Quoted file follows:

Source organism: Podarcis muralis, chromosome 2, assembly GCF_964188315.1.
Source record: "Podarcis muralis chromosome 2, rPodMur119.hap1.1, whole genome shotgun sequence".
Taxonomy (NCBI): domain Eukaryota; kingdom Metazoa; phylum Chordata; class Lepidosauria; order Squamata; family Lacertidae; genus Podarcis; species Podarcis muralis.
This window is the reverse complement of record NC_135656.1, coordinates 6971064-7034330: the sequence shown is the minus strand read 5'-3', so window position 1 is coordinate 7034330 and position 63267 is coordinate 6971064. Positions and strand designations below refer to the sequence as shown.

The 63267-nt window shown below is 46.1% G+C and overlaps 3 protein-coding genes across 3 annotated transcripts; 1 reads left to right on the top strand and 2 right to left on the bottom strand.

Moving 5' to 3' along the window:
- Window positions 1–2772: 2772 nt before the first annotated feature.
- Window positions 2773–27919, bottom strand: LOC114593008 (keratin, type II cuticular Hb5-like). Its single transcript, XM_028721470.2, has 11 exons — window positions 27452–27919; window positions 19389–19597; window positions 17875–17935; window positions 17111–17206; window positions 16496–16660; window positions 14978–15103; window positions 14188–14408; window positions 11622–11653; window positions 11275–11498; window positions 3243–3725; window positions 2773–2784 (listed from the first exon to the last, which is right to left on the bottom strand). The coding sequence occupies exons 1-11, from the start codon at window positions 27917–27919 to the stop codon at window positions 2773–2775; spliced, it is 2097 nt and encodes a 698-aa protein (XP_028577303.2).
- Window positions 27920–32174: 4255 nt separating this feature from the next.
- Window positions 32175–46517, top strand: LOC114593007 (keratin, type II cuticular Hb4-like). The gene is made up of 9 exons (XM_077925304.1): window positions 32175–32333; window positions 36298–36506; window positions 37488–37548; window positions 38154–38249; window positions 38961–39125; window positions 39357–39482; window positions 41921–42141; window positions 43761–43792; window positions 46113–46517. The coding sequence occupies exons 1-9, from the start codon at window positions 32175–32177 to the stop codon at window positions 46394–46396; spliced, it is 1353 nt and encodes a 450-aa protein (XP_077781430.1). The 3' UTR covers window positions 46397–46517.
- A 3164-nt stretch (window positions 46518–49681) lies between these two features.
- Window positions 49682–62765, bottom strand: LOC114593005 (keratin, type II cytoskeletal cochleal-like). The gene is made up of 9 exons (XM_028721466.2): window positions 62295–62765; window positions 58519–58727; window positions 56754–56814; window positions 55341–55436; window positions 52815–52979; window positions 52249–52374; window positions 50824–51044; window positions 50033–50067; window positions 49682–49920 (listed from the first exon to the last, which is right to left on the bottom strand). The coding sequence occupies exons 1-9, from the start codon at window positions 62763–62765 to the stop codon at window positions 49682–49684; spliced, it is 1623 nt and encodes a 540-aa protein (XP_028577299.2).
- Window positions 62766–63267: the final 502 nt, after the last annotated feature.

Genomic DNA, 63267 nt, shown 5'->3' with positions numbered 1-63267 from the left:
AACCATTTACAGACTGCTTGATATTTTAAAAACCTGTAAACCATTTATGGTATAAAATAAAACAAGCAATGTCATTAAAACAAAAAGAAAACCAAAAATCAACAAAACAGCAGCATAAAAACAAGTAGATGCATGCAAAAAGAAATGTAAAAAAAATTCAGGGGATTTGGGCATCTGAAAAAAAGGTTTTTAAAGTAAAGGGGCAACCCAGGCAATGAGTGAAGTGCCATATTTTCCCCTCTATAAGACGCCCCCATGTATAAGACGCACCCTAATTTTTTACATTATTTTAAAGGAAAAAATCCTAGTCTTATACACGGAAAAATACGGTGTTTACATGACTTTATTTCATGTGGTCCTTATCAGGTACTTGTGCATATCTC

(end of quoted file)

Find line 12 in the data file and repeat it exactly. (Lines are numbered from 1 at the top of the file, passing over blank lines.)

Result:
- Window positions 49682–62765, bottom strand: LOC114593005 (keratin, type II cytoskeletal cochleal-like). The gene is made up of 9 exons (XM_028721466.2): window positions 62295–62765; window positions 58519–58727; window positions 56754–56814; window positions 55341–55436; window positions 52815–52979; window positions 52249–52374; window positions 50824–51044; window positions 50033–50067; window positions 49682–49920 (listed from the first exon to the last, which is right to left on the bottom strand). The coding sequence occupies exons 1-9, from the start codon at window positions 62763–62765 to the stop codon at window positions 49682–49684; spliced, it is 1623 nt and encodes a 540-aa protein (XP_028577299.2).